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A soundtrack of background music and activities for your sad new existence

Immerse yourself in powerful multimedia experiences while you avoid reality

<p>Immerse yourself in quarantine-appropriate moods to these specific albums.</p>

Immerse yourself in quarantine-appropriate moods to these specific albums.

We live in a multimedia world. By that, I don’t just mean the way your professor shares their Powerpoint slides while speaking over a Zoom call, I’m talking about the versatility and adaptability of all the music and entertainment around us. Quarantine is a pretty terrible time for most things, but it can be an opportune time to bust out some music you haven’t discovered yet while you socially isolate and do a complementary activity. Here are some immersive combinations that should give you as close to a transcendent experience as you can have sans hallucogenic narcotics. Think of it as a soundtrack for the way life might be for some time. 

“The Suburbs” + walking in your neighborhood

If you are one of the seeming majority of University students, you probably live somewhere in Northern Virginia or adjacent suburbs. Regardless, as long as you are legally able to go outside for recreation in your state and it's safe to do so, you could do a lot worse for music companions than Arcade Fire’s critically-acclaimed 2010 album “The Suburbs.” With its nostalgic mood and cinematic production quality, it truly will make your neighborhood walk feel like a postmodern reflection on existence in an oppressive status-quo. Plus, its double album length will provide plenty of audio fuel should you decide to walk some extended distance to get a break from family for that much longer.

“This is Happening” + looking through photo albums

LCD Soundsystem’s “This is Happening” is a phenomenal album that manages to combine danceable party anthems with midlife-crisis-oriented subject matter. If you want a soundtrack to scrolling through Instagram feeds and photos you’ve taken or been a part of over your college career, this is prime material for just that. Album opener “Dance Yrself Clean” will set an energetic mood to begin remembering, while mid-album track “I Can Change” will complement your tears by the time you realize all the experiences you miss and wish you could relive. I never said this would be a happy experience.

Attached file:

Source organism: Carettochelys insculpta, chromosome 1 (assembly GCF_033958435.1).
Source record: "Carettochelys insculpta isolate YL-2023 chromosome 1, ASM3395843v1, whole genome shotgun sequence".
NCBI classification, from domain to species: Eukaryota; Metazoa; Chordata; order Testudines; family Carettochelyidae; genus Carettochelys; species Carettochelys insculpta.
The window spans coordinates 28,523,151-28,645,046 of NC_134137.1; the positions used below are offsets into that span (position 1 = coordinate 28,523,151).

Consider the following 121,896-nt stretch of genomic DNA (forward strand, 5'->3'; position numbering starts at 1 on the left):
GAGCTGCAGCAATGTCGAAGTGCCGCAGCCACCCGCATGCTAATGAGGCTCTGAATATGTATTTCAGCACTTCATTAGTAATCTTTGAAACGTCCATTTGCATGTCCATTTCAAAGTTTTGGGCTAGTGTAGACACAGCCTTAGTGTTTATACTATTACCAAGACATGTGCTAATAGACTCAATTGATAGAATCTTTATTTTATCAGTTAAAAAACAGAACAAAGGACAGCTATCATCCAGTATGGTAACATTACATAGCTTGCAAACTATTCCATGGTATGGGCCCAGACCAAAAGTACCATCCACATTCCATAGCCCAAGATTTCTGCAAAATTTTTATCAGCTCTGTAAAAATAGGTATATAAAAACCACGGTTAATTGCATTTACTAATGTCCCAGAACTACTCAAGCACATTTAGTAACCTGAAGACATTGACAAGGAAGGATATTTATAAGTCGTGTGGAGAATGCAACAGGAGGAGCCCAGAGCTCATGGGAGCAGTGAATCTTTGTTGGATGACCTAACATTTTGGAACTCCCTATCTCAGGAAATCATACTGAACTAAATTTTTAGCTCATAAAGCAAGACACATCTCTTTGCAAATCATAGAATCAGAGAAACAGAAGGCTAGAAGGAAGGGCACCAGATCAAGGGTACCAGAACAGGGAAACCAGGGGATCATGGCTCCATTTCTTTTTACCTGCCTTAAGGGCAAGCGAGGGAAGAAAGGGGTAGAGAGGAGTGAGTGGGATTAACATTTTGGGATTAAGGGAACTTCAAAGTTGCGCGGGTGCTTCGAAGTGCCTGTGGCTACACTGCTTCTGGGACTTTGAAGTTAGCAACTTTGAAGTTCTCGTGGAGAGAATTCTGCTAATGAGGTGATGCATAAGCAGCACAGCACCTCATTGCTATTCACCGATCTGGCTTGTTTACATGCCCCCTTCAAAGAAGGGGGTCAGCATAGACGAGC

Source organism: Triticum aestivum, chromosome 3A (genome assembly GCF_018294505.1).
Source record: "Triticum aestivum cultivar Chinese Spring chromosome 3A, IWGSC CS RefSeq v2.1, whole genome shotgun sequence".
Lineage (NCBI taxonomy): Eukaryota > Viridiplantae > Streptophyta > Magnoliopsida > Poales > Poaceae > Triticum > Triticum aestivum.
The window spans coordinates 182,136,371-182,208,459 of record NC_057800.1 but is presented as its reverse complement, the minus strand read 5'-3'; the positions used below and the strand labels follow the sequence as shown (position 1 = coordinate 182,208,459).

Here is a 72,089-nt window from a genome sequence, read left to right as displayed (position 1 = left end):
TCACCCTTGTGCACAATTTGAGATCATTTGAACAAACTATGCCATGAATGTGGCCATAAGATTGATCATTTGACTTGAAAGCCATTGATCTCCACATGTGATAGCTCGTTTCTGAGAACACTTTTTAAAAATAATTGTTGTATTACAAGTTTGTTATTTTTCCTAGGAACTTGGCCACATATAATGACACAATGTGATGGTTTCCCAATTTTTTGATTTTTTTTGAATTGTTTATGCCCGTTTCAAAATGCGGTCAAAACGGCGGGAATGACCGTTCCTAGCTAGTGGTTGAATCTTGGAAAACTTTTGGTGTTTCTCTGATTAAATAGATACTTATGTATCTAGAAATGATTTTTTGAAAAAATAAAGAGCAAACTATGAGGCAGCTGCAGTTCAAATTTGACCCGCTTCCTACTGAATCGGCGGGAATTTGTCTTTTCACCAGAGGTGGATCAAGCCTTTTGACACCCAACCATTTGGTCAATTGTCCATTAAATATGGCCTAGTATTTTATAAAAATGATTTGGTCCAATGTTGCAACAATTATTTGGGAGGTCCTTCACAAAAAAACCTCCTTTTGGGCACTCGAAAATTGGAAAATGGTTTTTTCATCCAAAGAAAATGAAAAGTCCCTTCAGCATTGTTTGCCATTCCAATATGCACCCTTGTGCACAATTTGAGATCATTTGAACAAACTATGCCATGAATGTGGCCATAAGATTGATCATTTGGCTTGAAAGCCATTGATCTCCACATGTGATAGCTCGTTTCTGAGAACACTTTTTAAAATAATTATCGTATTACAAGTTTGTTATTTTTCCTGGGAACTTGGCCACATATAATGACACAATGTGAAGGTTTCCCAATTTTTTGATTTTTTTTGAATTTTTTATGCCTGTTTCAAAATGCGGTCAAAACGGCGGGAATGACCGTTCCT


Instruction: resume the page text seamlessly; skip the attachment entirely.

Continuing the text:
“Ghosts V-VI” +  “INSIDE”

If you’re not a well-versed gamer, think of “INSIDE” as edgy Mario Bros. with grayscale graphics instead of colorful pixels. Besides being appropriately named for our times, the game “INSIDE” features moody industrial environments in which a silhouetted boy, controlled by you, wanders through challenges and obstacles. Turn on Nine Inch Nails’ recently released ambient albums “Ghosts V” and “Ghosts VI” while playing for an atmospheric treat. The albums — released 12 years after the instrumental collection “Ghosts I-IV” in 2008 — are a free collection of vocalless tracks that sound like leftovers from a fuller release. “Ghosts V” is peaceful and mournful, while “VI” is angrier and is the aural equivalent of a heart attack. Alternate between them depending on which part of the game you are at. If you want to feel like the world is ending virtually to complement your real-life anxieties, this is the way to do it.

“Syro” + not focusing

Focusing on comprehending anything — particularly if what you’re trying to read is dry academic material — can be difficult. You could probably turn on some classical music or some pleasing jazz to aid your mind, but why not embrace the chaos? Aphex Twin’s “Syro” is one of the most insane electronic albums ever made and it’s impossible to feel much other than confusion while listening to it. If noise was an artform, Aphex Twin is Michelangelo. From the distorted track names to indecipherable lyrics, the only meaning derived from this album is what your mind comes up with. “Syro” is not a good aid for actual productivity, but if you want to go full distraction and get your head in a space ready to do anything other than stare at words on a page, this will do just fine.

“Bon Iver” + waking up

You passed out the night before and have treated yourself to copious amounts of sleep to recover from a never ending monotony that can’t be escaped. How do you get out of bed again? Bon Iver’s 2011 self-titled album “Bon Iver” is a peaceful and genuinely enjoyable collection of songs that evolve nicely and might take your mind on a journey as you prepare to make the real journey to the bathroom from your sheets. Defining the genre of “Bon Iver” is difficult as its styles are varied, ranging from folk tunes to something resembling chill alternative rock. Defining the process of waking up is similarly hard to do. Meet your new morning partner.


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